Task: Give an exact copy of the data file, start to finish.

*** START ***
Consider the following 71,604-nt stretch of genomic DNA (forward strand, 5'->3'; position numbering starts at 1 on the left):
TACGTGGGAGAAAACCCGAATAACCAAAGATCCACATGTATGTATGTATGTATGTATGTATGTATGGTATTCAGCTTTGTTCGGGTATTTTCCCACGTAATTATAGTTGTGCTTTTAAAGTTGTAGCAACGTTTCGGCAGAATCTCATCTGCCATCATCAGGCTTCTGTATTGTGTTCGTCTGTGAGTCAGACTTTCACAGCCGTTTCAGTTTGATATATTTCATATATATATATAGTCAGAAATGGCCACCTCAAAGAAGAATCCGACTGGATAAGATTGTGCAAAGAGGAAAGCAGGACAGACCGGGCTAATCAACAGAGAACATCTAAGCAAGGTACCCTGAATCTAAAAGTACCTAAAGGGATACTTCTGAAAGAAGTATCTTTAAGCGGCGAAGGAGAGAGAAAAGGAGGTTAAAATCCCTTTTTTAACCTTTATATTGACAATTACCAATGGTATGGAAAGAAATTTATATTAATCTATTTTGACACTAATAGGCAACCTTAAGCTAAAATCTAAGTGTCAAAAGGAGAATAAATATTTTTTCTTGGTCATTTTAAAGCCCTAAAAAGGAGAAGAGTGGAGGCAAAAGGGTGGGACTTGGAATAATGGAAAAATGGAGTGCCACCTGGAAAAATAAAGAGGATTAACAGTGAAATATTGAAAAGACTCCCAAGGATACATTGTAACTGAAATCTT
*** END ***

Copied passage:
Consider the following 71,604-nt stretch of genomic DNA (forward strand, 5'->3'; position numbering starts at 1 on the left):
TACGTGGGAGAAAACCCGAATAACCAAAGATCCACATGTATGTATGTATGTATGTATGTATGTATGGTATTCAGCTTTGTTCGGGTATTTTCCCACGTAATTATAGTTGTGCTTTTAAAGTTGTAGCAACGTTTCGGCAGAATCTCATCTGCCATCATCAGGCTTCTGTATTGTGTTCGTCTGTGAGTCAGACTTTCACAGCCGTTTCAGTTTGATATATTTCATATATATATATAGTCAGAAATGGCCACCTCAAAGAAGAATCCGACTGGATAAGATTGTGCAAAGAGGAAAGCAGGACAGACCGGGCTAATCAACAGAGAACATCTAAGCAAGGTACCCTGAATCTAAAAGTACCTAAAGGGATACTTCTGAAAGAAGTATCTTTAAGCGGCGAAGGAGAGAGAAAAGGAGGTTAAAATCCCTTTTTTAACCTTTATATTGACAATTACCAATGGTATGGAAAGAAATTTATATTAATCTATTTTGACACTAATAGGCAACCTTAAGCTAAAATCTAAGTGTCAAAAGGAGAATAAATATTTTTTCTTGGTCATTTTAAAGCCCTAAAAAGGAGAAGAGTGGAGGCAAAAGGGTGGGACTTGGAATAATGGAAAAATGGAGTGCCACCTGGAAAAATAAAGAGGATTAACAGTGAAATATTGAAAAGACTCCCAAGGATACATTGTAACTGAAATCTT